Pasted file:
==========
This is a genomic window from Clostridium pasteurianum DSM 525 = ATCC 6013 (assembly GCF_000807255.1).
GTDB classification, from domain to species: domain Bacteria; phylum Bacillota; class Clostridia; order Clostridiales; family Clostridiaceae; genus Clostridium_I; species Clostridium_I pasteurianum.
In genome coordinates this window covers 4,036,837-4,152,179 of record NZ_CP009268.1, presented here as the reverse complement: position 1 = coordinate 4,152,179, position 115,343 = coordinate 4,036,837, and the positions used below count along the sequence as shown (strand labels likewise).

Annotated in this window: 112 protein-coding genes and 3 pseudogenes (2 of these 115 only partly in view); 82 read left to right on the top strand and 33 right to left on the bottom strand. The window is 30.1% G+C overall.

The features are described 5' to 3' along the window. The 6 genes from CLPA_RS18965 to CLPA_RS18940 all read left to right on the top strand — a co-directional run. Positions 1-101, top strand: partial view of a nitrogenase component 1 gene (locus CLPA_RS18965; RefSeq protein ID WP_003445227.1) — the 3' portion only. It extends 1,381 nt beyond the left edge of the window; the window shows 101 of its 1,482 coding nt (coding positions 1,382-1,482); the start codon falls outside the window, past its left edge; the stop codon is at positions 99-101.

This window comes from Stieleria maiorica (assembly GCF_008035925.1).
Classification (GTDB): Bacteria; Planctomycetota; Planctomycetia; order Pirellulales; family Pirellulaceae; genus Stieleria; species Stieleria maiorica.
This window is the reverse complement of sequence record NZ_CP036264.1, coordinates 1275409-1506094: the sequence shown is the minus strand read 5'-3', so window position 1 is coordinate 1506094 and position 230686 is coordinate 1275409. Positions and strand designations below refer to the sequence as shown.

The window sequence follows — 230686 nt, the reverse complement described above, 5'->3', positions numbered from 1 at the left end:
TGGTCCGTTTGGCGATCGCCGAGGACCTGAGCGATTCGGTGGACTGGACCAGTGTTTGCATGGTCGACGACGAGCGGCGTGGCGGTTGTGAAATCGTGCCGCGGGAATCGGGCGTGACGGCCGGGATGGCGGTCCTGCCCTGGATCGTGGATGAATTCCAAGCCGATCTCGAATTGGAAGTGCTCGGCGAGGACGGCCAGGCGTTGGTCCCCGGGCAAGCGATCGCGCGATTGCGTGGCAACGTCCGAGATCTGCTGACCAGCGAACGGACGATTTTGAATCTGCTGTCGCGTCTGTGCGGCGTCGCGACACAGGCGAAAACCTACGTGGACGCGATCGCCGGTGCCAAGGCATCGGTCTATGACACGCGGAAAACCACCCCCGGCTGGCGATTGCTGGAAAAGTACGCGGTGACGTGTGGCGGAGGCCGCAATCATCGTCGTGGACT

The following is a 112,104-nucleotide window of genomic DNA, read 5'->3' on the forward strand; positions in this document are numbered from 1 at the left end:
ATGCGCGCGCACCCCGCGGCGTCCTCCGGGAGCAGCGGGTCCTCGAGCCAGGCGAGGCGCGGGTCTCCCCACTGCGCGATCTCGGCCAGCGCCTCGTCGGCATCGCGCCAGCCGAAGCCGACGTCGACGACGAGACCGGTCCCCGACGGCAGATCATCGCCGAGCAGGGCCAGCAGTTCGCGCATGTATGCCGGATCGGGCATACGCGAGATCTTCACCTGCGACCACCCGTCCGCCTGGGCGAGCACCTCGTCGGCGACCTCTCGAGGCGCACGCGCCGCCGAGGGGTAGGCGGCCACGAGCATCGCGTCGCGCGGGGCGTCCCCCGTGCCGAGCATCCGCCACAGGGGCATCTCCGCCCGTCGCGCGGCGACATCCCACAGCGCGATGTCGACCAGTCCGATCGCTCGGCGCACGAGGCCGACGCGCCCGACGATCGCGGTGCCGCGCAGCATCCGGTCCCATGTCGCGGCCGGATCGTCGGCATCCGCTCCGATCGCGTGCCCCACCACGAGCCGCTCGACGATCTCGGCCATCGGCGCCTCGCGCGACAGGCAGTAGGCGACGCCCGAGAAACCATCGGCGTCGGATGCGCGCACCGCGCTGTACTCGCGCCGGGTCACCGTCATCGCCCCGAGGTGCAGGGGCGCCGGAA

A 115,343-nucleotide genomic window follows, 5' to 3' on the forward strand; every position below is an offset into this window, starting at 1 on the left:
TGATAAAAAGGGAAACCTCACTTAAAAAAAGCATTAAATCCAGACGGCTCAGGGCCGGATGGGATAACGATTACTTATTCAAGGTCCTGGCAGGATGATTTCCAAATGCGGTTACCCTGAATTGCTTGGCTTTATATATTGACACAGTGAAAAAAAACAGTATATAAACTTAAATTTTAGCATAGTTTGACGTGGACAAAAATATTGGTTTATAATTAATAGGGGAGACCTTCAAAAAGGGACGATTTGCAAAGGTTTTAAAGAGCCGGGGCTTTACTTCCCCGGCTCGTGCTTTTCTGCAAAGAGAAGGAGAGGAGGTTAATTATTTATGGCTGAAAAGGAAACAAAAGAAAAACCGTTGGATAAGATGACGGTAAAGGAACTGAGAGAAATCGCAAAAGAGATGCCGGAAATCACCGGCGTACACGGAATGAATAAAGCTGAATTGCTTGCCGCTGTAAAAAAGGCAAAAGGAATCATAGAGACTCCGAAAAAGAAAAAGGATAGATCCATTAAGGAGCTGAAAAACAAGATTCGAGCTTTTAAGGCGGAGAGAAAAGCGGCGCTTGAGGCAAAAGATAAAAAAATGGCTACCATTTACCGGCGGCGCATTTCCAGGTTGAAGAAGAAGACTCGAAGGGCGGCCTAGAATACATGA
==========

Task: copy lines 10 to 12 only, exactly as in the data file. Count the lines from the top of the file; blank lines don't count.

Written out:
TGGTCCGTTTGGCGATCGCCGAGGACCTGAGCGATTCGGTGGACTGGACCAGTGTTTGCATGGTCGACGACGAGCGGCGTGGCGGTTGTGAAATCGTGCCGCGGGAATCGGGCGTGACGGCCGGGATGGCGGTCCTGCCCTGGATCGTGGATGAATTCCAAGCCGATCTCGAATTGGAAGTGCTCGGCGAGGACGGCCAGGCGTTGGTCCCCGGGCAAGCGATCGCGCGATTGCGTGGCAACGTCCGAGATCTGCTGACCAGCGAACGGACGATTTTGAATCTGCTGTCGCGTCTGTGCGGCGTCGCGACACAGGCGAAAACCTACGTGGACGCGATCGCCGGTGCCAAGGCATCGGTCTATGACACGCGGAAAACCACCCCCGGCTGGCGATTGCTGGAAAAGTACGCGGTGACGTGTGGCGGAGGCCGCAATCATCGTCGTGGACT

The following is a 112,104-nucleotide window of genomic DNA, read 5'->3' on the forward strand; positions in this document are numbered from 1 at the left end:
ATGCGCGCGCACCCCGCGGCGTCCTCCGGGAGCAGCGGGTCCTCGAGCCAGGCGAGGCGCGGGTCTCCCCACTGCGCGATCTCGGCCAGCGCCTCGTCGGCATCGCGCCAGCCGAAGCCGACGTCGACGACGAGACCGGTCCCCGACGGCAGATCATCGCCGAGCAGGGCCAGCAGTTCGCGCATGTATGCCGGATCGGGCATACGCGAGATCTTCACCTGCGACCACCCGTCCGCCTGGGCGAGCACCTCGTCGGCGACCTCTCGAGGCGCACGCGCCGCCGAGGGGTAGGCGGCCACGAGCATCGCGTCGCGCGGGGCGTCCCCCGTGCCGAGCATCCGCCACAGGGGCATCTCCGCCCGTCGCGCGGCGACATCCCACAGCGCGATGTCGACCAGTCCGATCGCTCGGCGCACGAGGCCGACGCGCCCGACGATCGCGGTGCCGCGCAGCATCCGGTCCCATGTCGCGGCCGGATCGTCGGCATCCGCTCCGATCGCGTGCCCCACCACGAGCCGCTCGACGATCTCGGCCATCGGCGCCTCGCGCGACAGGCAGTAGGCGACGCCCGAGAAACCATCGGCGTCGGATGCGCGCACCGCGCTGTACTCGCGCCGGGTCACCGTCATCGCCCCGAGGTGCAGGGGCGCCGGAA